Tim Burton’s “Batman” is often overlooked in favor of Christopher Nolan’s trilogy, but the 1989 version is in many ways better, not to mention more light-hearted and fun. I think “Batman”‘s charm lies in the fact that it doesn’t try to be anything more than a goofy, campy superhero movie. It’s dark, sure, as is Burton’s incarnation of a bleak, crime-ridden Gotham, but it doesn’t try to be as ‘gritty’ and ‘edgy’ and ‘realistic’ as Nolan’s series.
Plus, Jack Nicholson as Joker! Now, I am not going to hate on the late Heath Ledger (it is Chris Nolan who kind of lost me after “Memento,”) but Nicholson is really boss as Batman’s nemesis and owned the role in a way that Ledger couldn’t quite muster (to be fair, picking between the performances is kind of like comparing apples and oranges.)
Bruce Wayne (Michael Keaton) is an eccentric millionaire who uses his massive fortune to fight crime as Batman. Jack Napier (Nicholson) is a thug who is two-timed by his boss (Jack Palance) and left for dead, emerging from a vat of chemicals as the deformed, maniacal joker. Bruce is pursued by newspaper photographer and Batman enthusiast Vicki Vale (Kim Basinger,) who doesn’t know his true identity.
Unfortunately, he doesn’t know the first thing bout relationships- and the Joker is on the prowl, promising, in the spirit of generosity, to make Gotham’s 200th anniversary an occasion to remember (whether that memory will be regarded fondly is an entirely different matter.)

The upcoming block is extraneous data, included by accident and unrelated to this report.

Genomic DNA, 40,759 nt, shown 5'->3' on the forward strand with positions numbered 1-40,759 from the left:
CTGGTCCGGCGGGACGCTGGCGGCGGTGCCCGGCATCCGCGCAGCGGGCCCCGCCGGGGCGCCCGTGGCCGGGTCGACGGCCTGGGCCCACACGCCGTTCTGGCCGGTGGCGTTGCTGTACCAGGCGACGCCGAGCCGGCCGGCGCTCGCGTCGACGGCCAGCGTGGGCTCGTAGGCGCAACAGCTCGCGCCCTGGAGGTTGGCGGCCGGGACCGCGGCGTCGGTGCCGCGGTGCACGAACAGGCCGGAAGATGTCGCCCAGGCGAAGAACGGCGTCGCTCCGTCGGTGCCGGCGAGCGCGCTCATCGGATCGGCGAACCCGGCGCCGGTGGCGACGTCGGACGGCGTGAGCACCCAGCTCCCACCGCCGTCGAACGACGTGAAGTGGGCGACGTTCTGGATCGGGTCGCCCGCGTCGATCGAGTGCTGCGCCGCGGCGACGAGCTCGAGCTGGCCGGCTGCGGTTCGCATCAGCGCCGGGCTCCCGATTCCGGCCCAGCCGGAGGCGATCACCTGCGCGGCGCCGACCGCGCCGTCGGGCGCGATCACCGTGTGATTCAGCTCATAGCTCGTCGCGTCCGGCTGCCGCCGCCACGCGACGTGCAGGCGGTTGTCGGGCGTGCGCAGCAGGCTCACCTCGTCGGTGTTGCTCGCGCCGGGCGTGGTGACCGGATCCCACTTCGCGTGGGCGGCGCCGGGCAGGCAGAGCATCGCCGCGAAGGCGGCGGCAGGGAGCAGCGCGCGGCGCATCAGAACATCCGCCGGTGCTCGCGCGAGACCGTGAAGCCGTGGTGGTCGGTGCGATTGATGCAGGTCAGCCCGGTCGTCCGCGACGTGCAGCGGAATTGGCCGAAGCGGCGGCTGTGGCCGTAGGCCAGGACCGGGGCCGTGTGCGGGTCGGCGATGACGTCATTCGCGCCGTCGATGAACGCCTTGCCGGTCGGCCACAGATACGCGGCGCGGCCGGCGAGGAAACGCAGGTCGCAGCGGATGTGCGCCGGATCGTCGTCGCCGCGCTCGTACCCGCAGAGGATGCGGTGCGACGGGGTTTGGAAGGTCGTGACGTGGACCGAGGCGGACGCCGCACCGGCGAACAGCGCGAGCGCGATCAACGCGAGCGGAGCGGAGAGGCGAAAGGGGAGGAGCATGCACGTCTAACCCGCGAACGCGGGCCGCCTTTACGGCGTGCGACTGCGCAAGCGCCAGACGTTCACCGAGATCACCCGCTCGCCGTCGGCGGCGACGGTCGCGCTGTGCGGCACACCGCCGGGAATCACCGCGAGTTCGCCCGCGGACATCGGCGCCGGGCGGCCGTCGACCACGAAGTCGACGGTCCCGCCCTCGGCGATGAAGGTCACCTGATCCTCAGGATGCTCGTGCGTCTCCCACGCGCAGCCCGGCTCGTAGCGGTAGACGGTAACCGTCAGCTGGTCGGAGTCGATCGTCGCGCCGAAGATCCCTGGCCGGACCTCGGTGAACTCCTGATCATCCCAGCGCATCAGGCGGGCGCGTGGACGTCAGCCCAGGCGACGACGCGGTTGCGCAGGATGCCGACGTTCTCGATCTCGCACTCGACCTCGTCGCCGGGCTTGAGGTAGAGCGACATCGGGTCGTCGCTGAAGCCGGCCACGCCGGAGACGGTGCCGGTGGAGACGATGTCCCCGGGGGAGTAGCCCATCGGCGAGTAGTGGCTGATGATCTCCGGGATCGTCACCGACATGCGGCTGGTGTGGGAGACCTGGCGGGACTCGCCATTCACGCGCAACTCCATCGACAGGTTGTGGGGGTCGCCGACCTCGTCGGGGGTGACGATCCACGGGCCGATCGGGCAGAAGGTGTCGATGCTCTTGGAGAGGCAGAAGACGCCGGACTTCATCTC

Michael Keaton is enjoyable as an obtuse vigilante who doesn’t know how to balance his love life and his self-appointed job as a crime-fighting superhero. I wasn’t too impressed with Vicki Vale. Kim Basinger was not too bad, but as with many superhero’s girlfriends, I felt very ‘meh’ about Vicki’s character. Unlike, say, Mary Jane Watson in “Spider-Man”, I never really felt like Vicki cared about either her boyfriend or his heroic alter ego. She seemed to only be after a good story for the newspaper.
She was also constantly doing stupid things like just standing there in the museum Joker besieged when she has an opportunity to get away (why don’t you take the oxygen mask with you) and reaching for the Joker’s hand to pull her up when he and Batman are dangling from a building (because the bad guy’s going to have a road to Damascus right halfway through trying to kill you, mmm-kay.)
Whereas Vicki is typically lifeless, passive female lead who suffers vague but persistent sexual threats from the baddie, Nicholson’s Joker is terrific- a villain worth cheering about (if not for.) His performance is a triumph of black comedy while still being frightening and sinister (I remember being scared by the “Love that Joker’ sequence with the smiling corpses of the models when I watched this movie as a kid.)
Keaton proves to be a more fun, lighter, and less self-serious Batman than Christian Bale (another plus the compete lack of Bale’s annoying growly Batman voice.) “Batman” features creative sets, great humor, and an outstanding turn by Jack Nicholson. I remain unsure whether to watch the sequels, as I’ve heard repeatedly that it’s all downhill from here, but the original should go down in history as a effective superhero movie that’s a cut above the rest.